As for old or degraded tubes, it's fairly easy to detect the problem. Inflate the tube so it becomes stretched. The tube should stretch in a more or less uniform fashion, and keep almost the same texture all-round. A very old tube degrades naturally, but chemicals can also damage rubber, accelerating its aging. Be careful if you store, repair, or use your bike, tires or tubes in places with existence of powerful solvents, paints with very volatile properties and the such. If you ever suspect that a tube has been chemically damaged, carefully inspect the tire as well.

A tube that has aged out will stretch more in its weak parts. These parts would present a less smooth surface, showing cracks and pores which appear not to be leaky. Those parts of the tube won't have the subtle shine of a clean rubber tube. Another sign of a weak or aged out tube will be the appearance of inexplicable punctures, such as tiny perfectly round holes in the part of the tube that faces a good clean rim tape. These fine holes appear by themselves, not by any object damaging the tire or tube.

Finally, all that I have stated, comes from my experience, and I must say, that it varies somewhat due to quality, design, raw material and manufacturing processes used by various brands.

References:

http://en.wikipedia.org/wiki/Presta_valve

http://en.wikipedia.org/wiki/Schrader_valve

http://en.wikipedia.org/wiki/Dunlop_valve

2

Road tires with no obvious defects can definitely lose 10 PSI per day--there just isn't a whole lot of air volume so the tiniest leak through the tube or the valve will drop the pressure in a hurry.

Moral of the story: check the air pressure every time you take out the road bike.

  • Yes, must always hookup the pump and top them off unless you are riding by yourself.... However, Latex (super light weight) versus Butyl (heavier, but thicker and hold air better an slightly more puncture resistant)... versus tube-less! Thorn resistant tubes are just really thick Butyl. (My 32mm wide thorn resistant tubes can hold 80psi for a month!) Material also impacts how fast they leak down. – david1024 Feb 20 '17 at 22:47
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Rubber is porous, and tubes are cheap. It's possible to get a poor tube. If it keeps bugging you, don't waste your time, buy another tube, and carefully rub the inside of your tire wall when you change it, to feel for pokeys stuck in your tire wall.

I apply a lathery soap solution to the outside of the tube when inflated and watch for bubbles. I've seen my local bike mechanic hang an inflated tube on his wall for over a week looking for slow leaks. I don't invest in expensive tubes, I wouldn't do this.

If you do get repeated flats, pay attention to the alignment of the tube and tire, which side of the tube was on the left, and which side of the tire was on the left. This can help find pokeys in the tire wall.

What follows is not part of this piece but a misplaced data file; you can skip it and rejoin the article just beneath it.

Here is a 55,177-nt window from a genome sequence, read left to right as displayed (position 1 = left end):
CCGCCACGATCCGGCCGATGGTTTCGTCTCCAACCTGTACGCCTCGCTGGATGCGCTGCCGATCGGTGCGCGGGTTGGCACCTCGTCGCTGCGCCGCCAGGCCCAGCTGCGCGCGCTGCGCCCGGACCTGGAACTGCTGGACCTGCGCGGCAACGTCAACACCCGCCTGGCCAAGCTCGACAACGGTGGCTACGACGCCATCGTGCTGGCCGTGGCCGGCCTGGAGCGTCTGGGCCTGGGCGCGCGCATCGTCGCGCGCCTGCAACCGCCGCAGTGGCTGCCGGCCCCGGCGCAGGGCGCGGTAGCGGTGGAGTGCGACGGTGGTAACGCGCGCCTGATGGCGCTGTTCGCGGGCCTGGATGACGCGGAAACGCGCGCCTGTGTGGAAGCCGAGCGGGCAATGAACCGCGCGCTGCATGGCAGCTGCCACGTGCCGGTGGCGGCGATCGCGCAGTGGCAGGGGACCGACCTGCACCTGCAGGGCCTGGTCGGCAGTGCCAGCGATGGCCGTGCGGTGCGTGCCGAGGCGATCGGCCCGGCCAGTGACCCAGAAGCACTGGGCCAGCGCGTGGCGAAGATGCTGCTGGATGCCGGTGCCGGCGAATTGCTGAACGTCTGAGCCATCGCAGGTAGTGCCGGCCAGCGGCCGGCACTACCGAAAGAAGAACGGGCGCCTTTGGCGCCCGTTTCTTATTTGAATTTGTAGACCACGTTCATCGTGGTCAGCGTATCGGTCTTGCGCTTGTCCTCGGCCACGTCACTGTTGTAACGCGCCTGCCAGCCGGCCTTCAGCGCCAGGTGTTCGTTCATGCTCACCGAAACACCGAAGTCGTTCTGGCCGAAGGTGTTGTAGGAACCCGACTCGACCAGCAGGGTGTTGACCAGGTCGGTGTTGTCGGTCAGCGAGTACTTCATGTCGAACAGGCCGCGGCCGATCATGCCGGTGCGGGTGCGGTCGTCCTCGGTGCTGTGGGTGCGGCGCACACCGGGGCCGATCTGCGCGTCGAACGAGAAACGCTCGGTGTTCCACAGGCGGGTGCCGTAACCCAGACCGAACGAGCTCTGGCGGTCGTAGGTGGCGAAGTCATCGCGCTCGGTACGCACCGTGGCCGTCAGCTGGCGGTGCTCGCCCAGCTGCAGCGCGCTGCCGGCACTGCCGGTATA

If you ride the bike with very low tire pressure, it's possible to get grit under the bead of the tire and then you have bits of rock slowly grinding holes into the tube. I've found all kinds of stuff can poke thru tires: gravel, drill shavings, staples, thorns, glass. My commute was so dirty for a while, I regliously took a pair of needlenose to my tires ever weekend to reduce the rock count. I'd like to mention that those were some 2" Bontraget hybrid tires. On my current bikes, I have heavier Schwalbe Marathons, and they have not suffered a puncture yet (fingers crossed).

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    Actually, investing in expensive tubes can cause the problem. I recall a ride I was on some years back where one of the other riders, one evening, changed out the tubes in his bike and his wife's, installing new tubes that were supposed to be somehow "better" according to one of his cycling buddies. Two days later he was reinstalling the old tubes, since the new ones leaked down in 12 hours. – Daniel R Hicks Aug 4 '11 at 11:06
  • valid point, that's a good example of increasing your chances of finding a bad tube – memnoch_proxy Aug 5 '11 at 5:38
1

Another causes of such behaviour is a small puncture that only leaks at high pressure, or when the punctured part of the tire receives external pressure, such as when it is on the ground.

Over the years I've had a few of these, one just a few weeks ago. On each wheel revolution the tire gave a hiss, until I stopped: ssst, ssst, ssst. When I stopped it seemed fine, just a bit flat. I took the tube out and pumped it up and couldn't hear any evidence of a leak. At home I had to inflate it like a balloon for it to blow bubbles under water.

In another case there was a small shard of glass that only just protruded through the tire when I was inspecting it. In a third case the shard of glass was only visible when I turned the tire completely inside out.

So they are caused by small objects embedded in the tire. My theory is that it is when

  • where the object is pulling laterally against the tube, or
  • where the object is held firmly by the tire and presses inward when there is external pressure on the object, or
  • where the object is projecting less than the thickness of the tube wall. With extra pressure in the tube the wall is compressed, allowing the object to poke all the way though. When the pressure has been reduced the tube wall expands, the object no longer pokes through and the leak slows to almost nothing.